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Avraham's Tests

By: SFW Students & Alumna
Rena Delman (SFW '09)

In this week’s parsha, parshat Vayeira, Hashem tests Avraham with Akeidat Yitzchak as it says:

“Vayihi achar hadevarim ha’ayleh, v’haelokim nissah et Avraham.” (22:1) 

 

Nechama Leibowitz utilizes the perushim of a few of the Rishonim, to help answer a difficult question: why did Hashem test Avraham, when He knew the future and the outcome of Avraham’s actions? Why would Hashem test a person in order to prove something when He is all-knowing?  And to further the difficulty we have, why did Hashem make Avraham suffer emotionally and spiritually, when He knew that Avraham would withstand the test?

 

Nechama Leibowitz presents two main approaches, which subdivide into the opinions of the Rishonim.  She also only focuses on a few words and not the whole akeida, “v’haelokim nissah et Avraham.”

 

Abarbanel prefaced his opinion by saying that the parsha of Akeidat Yitzchak is so special that it has more depth than any other section of the Torah and is worth learning and mentioning daily (as we do in tefilah).  Rav Soloveitcik z”l reflects this opinion stating that: “the idea of sacrifice is a cornerstone of Judaism.” (Abraham’s Journey: Reflections on the Life of the Founding Patriarch).

 

Rambam gives an answer to our first question.  He says that Avraham loved his son more than anything else in the world but when Hashem commanded him to sacrifice his son, Avraham immediately ran to fulfill Hashem’s command.  However, Hashem made Avraham, Yitzchak and his 2 servants walk for three days to give Avraham time to properly consider and think over the idea of killing his son.  In this way, Hashem’s command became a genuine mitzvah in that Avraham’s actions came from his intellect and not from his instincts or emotions.  The purpose behind testing Avraham in Akeidat Yitzchak was to show us the most extreme situation in Judaism and history in order to teach us the extent to which one must fear and love G-d without any desire for reward.

 

Rav Saadia Gaon said that the word “nissah” hints that Hashem wanted to show everyone how amazing Avraham was and even though no one was there (Avraham’s servants) to see it, Akeidat Yitzchak was a way to educate people in the future and not to educate Avraham’s servants at that time.  Rav Yitzchak Arama or the Ba’al Akeidat Yitzchak has a similar opinion.  Akeidat Yitzchak was an event that everyone heard about in the future such that it was as if every Jew was there to witness Avraham’s faith in Hashem during his tenth and final test. Finally, Abarbanel’s approach is that Akeidat Yitzchak was for the good of the whole world and taught mankind a lesson.  The word “nissah” comes from the word “nes,” a flag or banner that showed the world Avraham’s complete faith in Hashem and set an example for the whole world to follow.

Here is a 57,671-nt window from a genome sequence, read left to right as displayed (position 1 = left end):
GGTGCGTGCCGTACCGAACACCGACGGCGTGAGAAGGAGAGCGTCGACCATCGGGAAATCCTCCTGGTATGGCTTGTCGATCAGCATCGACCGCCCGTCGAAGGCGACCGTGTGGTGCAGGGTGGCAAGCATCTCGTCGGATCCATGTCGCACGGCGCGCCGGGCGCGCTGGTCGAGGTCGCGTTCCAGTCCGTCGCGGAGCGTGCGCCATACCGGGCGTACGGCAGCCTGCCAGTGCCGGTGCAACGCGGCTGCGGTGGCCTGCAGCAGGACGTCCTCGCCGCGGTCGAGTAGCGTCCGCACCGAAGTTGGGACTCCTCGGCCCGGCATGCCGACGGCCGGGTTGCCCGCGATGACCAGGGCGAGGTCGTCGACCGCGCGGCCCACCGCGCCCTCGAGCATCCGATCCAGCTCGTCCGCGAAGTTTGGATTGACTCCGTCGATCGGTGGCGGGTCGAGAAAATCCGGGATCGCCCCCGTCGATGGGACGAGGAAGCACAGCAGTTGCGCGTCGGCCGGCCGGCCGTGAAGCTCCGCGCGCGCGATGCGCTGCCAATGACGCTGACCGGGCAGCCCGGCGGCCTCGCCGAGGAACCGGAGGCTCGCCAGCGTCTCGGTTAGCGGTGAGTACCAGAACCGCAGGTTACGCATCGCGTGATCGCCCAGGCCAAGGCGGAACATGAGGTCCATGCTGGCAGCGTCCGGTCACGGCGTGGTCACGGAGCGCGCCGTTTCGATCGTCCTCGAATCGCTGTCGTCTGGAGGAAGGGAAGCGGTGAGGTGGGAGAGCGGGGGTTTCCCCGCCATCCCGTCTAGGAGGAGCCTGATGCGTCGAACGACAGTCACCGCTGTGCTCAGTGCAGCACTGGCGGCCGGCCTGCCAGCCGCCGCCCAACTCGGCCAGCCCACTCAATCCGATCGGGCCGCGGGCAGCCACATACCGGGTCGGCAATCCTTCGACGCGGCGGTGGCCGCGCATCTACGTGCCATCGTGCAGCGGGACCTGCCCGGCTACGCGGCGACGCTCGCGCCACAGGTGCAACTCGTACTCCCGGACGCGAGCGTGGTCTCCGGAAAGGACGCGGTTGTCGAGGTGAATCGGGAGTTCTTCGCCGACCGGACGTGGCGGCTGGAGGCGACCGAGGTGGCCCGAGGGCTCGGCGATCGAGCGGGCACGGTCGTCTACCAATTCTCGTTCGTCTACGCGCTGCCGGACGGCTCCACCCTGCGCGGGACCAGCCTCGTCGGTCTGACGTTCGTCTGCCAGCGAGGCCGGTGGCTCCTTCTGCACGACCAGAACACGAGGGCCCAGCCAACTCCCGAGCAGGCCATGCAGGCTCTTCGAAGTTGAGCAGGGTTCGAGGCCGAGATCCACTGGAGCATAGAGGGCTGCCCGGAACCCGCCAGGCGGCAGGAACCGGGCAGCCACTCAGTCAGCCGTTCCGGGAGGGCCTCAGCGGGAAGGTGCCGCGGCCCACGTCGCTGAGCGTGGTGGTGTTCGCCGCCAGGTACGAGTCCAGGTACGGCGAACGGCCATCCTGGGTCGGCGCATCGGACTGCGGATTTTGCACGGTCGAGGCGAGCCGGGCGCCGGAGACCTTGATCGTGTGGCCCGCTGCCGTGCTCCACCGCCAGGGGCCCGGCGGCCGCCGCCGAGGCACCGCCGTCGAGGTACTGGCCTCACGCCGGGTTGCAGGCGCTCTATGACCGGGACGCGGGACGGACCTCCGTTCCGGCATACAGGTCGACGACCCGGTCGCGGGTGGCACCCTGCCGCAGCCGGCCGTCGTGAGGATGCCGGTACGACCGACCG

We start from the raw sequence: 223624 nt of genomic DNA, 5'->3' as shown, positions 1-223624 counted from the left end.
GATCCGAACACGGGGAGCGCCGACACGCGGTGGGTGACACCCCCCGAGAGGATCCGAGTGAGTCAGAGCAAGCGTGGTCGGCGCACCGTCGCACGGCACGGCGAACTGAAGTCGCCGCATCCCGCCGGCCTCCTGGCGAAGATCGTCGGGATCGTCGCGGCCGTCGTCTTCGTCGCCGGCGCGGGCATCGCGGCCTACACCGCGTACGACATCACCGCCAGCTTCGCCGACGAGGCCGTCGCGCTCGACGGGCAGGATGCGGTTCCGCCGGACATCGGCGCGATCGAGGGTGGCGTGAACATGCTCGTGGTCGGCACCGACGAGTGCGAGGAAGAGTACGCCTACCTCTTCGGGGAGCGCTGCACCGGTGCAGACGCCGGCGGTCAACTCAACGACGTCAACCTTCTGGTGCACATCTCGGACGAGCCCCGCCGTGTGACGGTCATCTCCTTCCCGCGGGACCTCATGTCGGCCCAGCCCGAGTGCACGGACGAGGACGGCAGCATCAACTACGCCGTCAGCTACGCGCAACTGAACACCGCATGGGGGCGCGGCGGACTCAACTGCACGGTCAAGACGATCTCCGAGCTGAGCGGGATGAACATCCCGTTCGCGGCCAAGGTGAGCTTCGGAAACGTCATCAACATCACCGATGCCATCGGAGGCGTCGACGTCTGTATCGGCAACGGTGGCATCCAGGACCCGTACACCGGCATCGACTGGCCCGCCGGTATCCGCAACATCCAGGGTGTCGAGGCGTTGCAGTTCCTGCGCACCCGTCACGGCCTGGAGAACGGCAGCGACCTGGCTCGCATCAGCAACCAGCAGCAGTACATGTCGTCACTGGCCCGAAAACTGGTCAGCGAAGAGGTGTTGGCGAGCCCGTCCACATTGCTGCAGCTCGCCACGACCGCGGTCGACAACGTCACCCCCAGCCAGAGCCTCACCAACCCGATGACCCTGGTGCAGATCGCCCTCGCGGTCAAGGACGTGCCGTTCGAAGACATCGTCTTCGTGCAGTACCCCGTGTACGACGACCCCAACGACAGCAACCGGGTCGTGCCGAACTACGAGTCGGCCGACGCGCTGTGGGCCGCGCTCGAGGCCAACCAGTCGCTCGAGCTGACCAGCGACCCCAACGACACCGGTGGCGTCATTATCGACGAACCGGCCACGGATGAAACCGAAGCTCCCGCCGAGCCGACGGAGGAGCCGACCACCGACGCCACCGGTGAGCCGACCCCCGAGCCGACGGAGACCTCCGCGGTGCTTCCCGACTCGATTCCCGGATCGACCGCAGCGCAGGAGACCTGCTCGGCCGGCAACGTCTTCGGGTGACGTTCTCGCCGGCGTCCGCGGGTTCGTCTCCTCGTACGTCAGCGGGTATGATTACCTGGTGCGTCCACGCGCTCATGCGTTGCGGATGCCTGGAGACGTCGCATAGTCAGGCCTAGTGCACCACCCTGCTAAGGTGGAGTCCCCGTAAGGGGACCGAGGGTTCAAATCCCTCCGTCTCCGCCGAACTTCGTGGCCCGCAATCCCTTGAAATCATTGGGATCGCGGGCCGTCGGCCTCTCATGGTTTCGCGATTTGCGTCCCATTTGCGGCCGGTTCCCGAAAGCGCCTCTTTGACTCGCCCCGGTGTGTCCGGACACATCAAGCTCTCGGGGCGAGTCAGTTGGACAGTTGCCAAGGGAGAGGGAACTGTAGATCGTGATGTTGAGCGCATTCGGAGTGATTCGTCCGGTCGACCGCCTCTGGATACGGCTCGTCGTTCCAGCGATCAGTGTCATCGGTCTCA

Rav Yosef Albo and the Ramban have a different approach to the word “nissah.”  They say that “nissah” is more like a “nisayon.”  Rav Yosef Albo gives an answer to our second question.  He says that Hashem often inflicts suffering on Tzaddikim, like Avraham, in order for their outward good deeds to reflect their inner character, which in turn intensifies their love and fear of Hashem.  Reaching one’s potential good by doing good deeds is called a nisayon.  Therefore, one can translate the pasuk, “G-d gave Avraham experience through this test.”

 

Ramban, however, says that the word nisayon means having the free will or bechirah chafshit to act or refrain from acting, so when Hashem commands Avraham to go and sacrifice his son, Hashem changes Avraham’s potential to do good deeds with his “free will” into a reality in order to reward him.  Hashem only confronts tzaddikim with tests like Akeidat Yitzchak when He knows it will benefit them. 

 

Rambam, Rav Saadia Gaon, Abarbanel and Rav Yitzchak Arama follow the idea that the purpose of Akeidat Yitzchak was to educate the world about how far one must go to love and fear G-d and to show the world the extent of Avraham’s faith in Hashem.  In contrast, RavYosef Albo and Ramban (according to Nechama Leibowitz) say that the purpose of the test was to “improve Avraham’s inner character and to train him in doing positive and good deeds and fully realizing his spiritual potentialities.”

 

Ramban brings a midrash from Parshat Lech Lecha to show that only some types of people deserve to be tested.  The midrash brings a mashal about a bottle maker who never tested the shaky bottles because it wasn’t worth the effort and they would break in a second, but would only test the good bottles which would never fall apart.  The nimshal is that Hashem doesn’t test Reshaim who will immediately fail but will only test the Tzaddikim who will withstand His tests.

 

Avraham’s test or experience at Akeidat Yitzchak was so special that it was beyond any normal imagination; but with regard to regular everyday nisyonot, Hashem tests every single person on their own level, in their own way.  With this in mind, may we be zocheh to fully realize our potentials and use these tests to elevate us spiritually toward Hashem! 

 

Shabbat Shalom!

      

 

Categorized under: 1: Parshat Shavua > Vayera